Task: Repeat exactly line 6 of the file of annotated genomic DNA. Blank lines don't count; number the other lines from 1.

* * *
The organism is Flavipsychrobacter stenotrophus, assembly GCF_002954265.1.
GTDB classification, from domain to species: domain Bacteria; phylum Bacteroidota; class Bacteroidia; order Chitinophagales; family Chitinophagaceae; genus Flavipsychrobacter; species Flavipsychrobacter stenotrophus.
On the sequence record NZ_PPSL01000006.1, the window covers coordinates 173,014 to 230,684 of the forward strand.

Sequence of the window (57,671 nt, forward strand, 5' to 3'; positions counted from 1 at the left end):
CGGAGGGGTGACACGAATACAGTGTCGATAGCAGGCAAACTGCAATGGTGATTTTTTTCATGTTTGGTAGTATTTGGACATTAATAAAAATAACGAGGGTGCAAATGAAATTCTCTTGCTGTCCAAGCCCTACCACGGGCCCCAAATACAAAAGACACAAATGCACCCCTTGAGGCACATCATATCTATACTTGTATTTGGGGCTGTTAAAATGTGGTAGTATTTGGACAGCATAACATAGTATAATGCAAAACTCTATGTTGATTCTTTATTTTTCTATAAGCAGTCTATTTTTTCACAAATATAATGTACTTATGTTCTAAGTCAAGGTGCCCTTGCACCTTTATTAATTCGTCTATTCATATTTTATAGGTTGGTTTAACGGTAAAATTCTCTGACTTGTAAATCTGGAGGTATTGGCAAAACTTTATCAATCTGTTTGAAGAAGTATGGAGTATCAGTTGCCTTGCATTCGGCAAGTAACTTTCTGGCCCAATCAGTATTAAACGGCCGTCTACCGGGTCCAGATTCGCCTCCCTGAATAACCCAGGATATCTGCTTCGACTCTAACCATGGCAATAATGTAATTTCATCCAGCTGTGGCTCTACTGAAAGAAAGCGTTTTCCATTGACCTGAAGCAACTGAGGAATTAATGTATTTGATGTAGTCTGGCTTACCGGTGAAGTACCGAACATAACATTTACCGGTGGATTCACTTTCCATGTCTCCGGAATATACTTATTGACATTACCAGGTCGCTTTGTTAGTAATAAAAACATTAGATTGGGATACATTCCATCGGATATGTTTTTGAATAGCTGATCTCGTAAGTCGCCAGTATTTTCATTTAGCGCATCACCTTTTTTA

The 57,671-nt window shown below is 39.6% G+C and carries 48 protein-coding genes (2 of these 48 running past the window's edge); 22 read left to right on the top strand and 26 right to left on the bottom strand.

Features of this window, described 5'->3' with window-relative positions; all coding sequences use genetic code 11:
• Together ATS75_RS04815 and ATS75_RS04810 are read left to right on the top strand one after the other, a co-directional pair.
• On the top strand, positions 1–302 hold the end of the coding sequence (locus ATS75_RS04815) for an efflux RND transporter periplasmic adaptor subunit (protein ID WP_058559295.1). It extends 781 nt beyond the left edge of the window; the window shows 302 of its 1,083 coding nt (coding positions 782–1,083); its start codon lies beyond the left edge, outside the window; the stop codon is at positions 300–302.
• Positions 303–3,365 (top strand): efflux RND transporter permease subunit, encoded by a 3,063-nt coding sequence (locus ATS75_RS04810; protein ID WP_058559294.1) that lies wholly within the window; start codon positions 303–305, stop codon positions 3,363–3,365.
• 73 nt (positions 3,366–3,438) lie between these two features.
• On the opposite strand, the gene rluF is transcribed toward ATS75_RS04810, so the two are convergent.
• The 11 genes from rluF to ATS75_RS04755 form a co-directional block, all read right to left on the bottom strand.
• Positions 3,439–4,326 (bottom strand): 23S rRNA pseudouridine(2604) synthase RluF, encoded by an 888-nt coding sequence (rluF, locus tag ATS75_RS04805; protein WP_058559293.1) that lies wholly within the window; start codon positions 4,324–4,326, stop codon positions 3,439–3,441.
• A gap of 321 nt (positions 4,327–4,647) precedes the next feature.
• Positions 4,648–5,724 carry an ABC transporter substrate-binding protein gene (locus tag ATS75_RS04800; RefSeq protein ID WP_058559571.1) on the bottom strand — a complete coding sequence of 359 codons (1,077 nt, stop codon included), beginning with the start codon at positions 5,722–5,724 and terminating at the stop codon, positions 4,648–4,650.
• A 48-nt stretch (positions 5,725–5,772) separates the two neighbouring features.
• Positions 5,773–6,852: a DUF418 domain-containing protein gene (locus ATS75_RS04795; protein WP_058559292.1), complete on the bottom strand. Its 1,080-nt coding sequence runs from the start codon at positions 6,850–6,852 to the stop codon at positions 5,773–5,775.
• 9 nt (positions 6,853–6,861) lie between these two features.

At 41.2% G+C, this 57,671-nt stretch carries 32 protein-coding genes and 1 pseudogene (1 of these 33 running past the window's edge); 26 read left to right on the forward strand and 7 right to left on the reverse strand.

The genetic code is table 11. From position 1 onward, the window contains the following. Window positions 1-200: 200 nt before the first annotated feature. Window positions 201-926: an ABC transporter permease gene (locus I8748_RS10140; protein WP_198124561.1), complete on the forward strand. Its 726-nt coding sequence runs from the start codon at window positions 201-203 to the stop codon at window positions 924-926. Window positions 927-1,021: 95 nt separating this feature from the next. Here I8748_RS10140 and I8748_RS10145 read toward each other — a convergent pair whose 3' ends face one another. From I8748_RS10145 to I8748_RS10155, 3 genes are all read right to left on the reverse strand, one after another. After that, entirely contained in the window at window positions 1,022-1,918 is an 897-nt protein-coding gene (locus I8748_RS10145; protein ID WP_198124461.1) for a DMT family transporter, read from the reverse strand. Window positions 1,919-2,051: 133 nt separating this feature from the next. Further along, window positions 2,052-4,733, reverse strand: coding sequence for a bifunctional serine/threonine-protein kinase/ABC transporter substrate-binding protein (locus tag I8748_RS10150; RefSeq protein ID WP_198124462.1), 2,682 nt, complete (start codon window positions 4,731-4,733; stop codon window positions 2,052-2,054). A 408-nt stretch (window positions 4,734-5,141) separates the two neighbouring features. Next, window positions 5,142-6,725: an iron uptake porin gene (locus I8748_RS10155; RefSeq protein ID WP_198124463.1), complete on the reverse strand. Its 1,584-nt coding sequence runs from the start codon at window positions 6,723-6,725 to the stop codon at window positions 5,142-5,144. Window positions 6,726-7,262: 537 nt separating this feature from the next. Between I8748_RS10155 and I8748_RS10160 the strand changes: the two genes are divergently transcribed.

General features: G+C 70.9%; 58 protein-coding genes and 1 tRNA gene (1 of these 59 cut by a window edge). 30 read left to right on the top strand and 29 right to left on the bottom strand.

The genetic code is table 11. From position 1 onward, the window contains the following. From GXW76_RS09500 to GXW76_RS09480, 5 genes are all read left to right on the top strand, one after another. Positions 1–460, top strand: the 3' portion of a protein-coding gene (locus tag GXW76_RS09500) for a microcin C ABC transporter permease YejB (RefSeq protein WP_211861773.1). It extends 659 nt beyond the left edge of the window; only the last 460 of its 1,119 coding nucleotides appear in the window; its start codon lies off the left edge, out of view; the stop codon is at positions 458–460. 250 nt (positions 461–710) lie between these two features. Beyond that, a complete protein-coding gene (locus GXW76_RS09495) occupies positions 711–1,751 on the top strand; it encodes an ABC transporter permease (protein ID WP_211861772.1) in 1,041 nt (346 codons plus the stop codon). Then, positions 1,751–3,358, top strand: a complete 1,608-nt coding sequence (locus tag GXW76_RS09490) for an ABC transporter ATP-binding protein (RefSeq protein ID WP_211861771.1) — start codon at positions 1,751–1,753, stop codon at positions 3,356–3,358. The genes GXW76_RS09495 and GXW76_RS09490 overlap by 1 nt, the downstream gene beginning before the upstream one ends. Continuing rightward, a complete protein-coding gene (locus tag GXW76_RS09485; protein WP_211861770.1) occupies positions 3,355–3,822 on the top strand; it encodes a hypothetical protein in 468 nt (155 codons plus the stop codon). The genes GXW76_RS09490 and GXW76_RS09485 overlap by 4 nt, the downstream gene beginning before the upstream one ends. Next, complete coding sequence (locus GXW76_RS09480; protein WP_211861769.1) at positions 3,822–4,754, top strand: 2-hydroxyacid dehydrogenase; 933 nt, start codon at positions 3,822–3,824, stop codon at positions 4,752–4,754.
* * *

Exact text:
The 57,671-nt window shown below is 39.6% G+C and carries 48 protein-coding genes (2 of these 48 running past the window's edge); 22 read left to right on the top strand and 26 right to left on the bottom strand.